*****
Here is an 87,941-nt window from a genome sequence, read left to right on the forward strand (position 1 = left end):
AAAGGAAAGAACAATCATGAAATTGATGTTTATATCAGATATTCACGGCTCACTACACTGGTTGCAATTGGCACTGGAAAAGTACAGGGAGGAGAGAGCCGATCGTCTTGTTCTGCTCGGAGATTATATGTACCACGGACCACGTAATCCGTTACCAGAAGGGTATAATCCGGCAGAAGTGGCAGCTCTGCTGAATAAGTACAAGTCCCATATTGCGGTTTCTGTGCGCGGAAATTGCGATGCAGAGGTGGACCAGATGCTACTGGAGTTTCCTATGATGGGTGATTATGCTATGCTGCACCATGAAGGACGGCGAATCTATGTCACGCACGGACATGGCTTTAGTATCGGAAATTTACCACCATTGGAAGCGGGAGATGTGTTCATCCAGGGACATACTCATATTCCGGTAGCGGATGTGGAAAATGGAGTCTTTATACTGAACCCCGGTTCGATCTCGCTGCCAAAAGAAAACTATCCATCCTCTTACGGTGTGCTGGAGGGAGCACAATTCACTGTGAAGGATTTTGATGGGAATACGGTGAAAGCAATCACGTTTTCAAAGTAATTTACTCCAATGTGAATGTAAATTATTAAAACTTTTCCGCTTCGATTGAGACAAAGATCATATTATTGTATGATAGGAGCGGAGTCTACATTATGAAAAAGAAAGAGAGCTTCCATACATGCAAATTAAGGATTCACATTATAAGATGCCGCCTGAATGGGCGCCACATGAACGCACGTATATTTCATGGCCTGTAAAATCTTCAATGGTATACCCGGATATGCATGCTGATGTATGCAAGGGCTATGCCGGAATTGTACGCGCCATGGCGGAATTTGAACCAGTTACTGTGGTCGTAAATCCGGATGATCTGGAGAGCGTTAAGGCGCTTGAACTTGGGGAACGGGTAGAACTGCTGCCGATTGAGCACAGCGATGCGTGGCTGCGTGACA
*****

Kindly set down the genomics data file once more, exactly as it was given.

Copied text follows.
Here is an 87,941-nt window from a genome sequence, read left to right on the forward strand (position 1 = left end):
AAAGGAAAGAACAATCATGAAATTGATGTTTATATCAGATATTCACGGCTCACTACACTGGTTGCAATTGGCACTGGAAAAGTACAGGGAGGAGAGAGCCGATCGTCTTGTTCTGCTCGGAGATTATATGTACCACGGACCACGTAATCCGTTACCAGAAGGGTATAATCCGGCAGAAGTGGCAGCTCTGCTGAATAAGTACAAGTCCCATATTGCGGTTTCTGTGCGCGGAAATTGCGATGCAGAGGTGGACCAGATGCTACTGGAGTTTCCTATGATGGGTGATTATGCTATGCTGCACCATGAAGGACGGCGAATCTATGTCACGCACGGACATGGCTTTAGTATCGGAAATTTACCACCATTGGAAGCGGGAGATGTGTTCATCCAGGGACATACTCATATTCCGGTAGCGGATGTGGAAAATGGAGTCTTTATACTGAACCCCGGTTCGATCTCGCTGCCAAAAGAAAACTATCCATCCTCTTACGGTGTGCTGGAGGGAGCACAATTCACTGTGAAGGATTTTGATGGGAATACGGTGAAAGCAATCACGTTTTCAAAGTAATTTACTCCAATGTGAATGTAAATTATTAAAACTTTTCCGCTTCGATTGAGACAAAGATCATATTATTGTATGATAGGAGCGGAGTCTACATTATGAAAAAGAAAGAGAGCTTCCATACATGCAAATTAAGGATTCACATTATAAGATGCCGCCTGAATGGGCGCCACATGAACGCACGTATATTTCATGGCCTGTAAAATCTTCAATGGTATACCCGGATATGCATGCTGATGTATGCAAGGGCTATGCCGGAATTGTACGCGCCATGGCGGAATTTGAACCAGTTACTGTGGTCGTAAATCCGGATGATCTGGAGAGCGTTAAGGCGCTTGAACTTGGGGAACGGGTAGAACTGCTGCCGATTGAGCACAGCGATGCGTGGCTGCGTGACA